User Professor Hans Noodles
Professor Hans Noodles
Level 41

Anonymous classes

Published in the Java Developer group
Hi! Anonymous classes - 1 In today's lesson, we'll continue to examine the topic of nested classes. Now it's time for the last group: anonymous inner classes. Let's return to our diagram: Anonymous classes - 2Like the local classes that we talked about in the last lesson, anonymous classes are a kind of inner class... They also have several similarities and differences. But first, let's dive in: why exactly are they called "anonymous"? To answer this, consider a simple example. Imagine that we have a basic program that is constantly running and doing something. We want to create a monitoring system for this program, made up of several modules. One module will track general indicators of performance and maintain a log. The second will register and record errors in an error log. The third will track suspicious activity: for example, unauthorized access attempts and other security-related things. Because all three modules should, in essence, simply start at the beginning of the program and run in the background, it would be a good idea to create a common interface for them:

public interface MonitoringSystem {
  
   public void startMonitoring();
}
3 concrete classes will implement it:

public class GeneralIndicatorMonitoringModule implements MonitoringSystem {
   
@Override
   public void startMonitoring() {
       System.out.println("Starting to monitor general indicators!");
   }
}


public class ErrorMonitoringModule implements MonitoringSystem {

   @Override
   public void startMonitoring() {
       System.out.println("Starting to monitor errors!");
   }
}


public class SecurityModule implements MonitoringSystem {

   @Override
   public void startMonitoring() {
       System.out.println("Starting to monitor security!");
   }
}
It would seem that everything is in order. We have a pretty coherent system made up of several modules. Each of them has its own behavior. If we need new modules, we can add them, because we have an interface that is quite easy to implement. But let's think about how our monitoring system will work. Anonymous classes - 3Basically, we just need to create 3 objects — GeneralIndicatorMonitoringModule, ErrorMonitoringModule, SecurityModule — and call the startMonitoring() method on each of them. That is, all that we need to do is to create 3 objects and call 1 method on them.

public class Main {

   public static void main(String[] args) {

       GeneralIndicatorMonitoringModule generalModule = new GeneralIndicatorMonitoringModule();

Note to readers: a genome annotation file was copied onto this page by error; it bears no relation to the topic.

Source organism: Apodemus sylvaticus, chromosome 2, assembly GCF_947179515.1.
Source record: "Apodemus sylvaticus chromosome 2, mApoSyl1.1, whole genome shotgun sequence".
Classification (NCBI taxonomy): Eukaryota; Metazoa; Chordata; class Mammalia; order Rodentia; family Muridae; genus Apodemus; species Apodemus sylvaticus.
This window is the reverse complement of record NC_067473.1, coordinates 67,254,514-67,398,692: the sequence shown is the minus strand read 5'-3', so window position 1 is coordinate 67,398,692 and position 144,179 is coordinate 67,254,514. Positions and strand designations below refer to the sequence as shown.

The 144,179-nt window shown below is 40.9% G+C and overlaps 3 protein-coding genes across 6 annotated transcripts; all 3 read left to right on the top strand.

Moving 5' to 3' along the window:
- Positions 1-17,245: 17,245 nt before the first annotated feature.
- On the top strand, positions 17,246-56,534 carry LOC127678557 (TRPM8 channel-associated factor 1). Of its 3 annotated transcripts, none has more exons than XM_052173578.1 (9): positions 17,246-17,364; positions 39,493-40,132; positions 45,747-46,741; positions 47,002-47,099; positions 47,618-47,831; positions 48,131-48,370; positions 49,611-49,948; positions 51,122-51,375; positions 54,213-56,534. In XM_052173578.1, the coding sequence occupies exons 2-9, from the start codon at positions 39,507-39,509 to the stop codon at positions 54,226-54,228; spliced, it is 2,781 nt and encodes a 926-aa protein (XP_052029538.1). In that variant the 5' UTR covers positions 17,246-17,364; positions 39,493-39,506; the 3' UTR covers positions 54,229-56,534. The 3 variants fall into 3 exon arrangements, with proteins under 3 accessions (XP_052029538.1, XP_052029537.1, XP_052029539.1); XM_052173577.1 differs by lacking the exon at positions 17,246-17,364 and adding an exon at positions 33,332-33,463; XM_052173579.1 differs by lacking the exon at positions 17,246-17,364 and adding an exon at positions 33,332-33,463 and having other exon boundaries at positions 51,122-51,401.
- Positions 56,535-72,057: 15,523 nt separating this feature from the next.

ErrorMonitoringModule errorModule = new ErrorMonitoringModule();
       SecurityModule securityModule = new SecurityModule();

       generalModule.startMonitoring();
       errorModule.startMonitoring();
       securityModule.startMonitoring();
   }
}
Console output:

Starting to monitor general indicators! 
Starting to monitor errors! 
Starting to monitor security!
And with such little work, we've written the entire system: 3 classes and one interface! And all this to achieve 6 lines of code. On the other hand, what are our options? Well, it's not very cool that we wrote these "one-time" classes. But how can we fix this? Here anonymous inner classes come to our rescue! Here's what they look like in our case:

public class Main {

   public static void main(String[] args) {

       MonitoringSystem generalModule = new MonitoringSystem() {
           @Override
           public void startMonitoring() {
               System.out.println("Starting to monitor general indicators!");
           }
       };

       

MonitoringSystem errorModule = new MonitoringSystem() {
           @Override
           public void startMonitoring() {
               System.out.println("Starting to monitor errors!");
           }
       };

       MonitoringSystem securityModule = new MonitoringSystem() {
           @Override
           public void startMonitoring() {
               System.out.println("Starting to monitor security!");
           }
       };

       generalModule.startMonitoring();
       errorModule.startMonitoring();
       securityModule.startMonitoring();
   }
}
Let's figure out what's going on! It looks like we're creating an interface object:

MonitoringSystem generalModule = new MonitoringSystem() {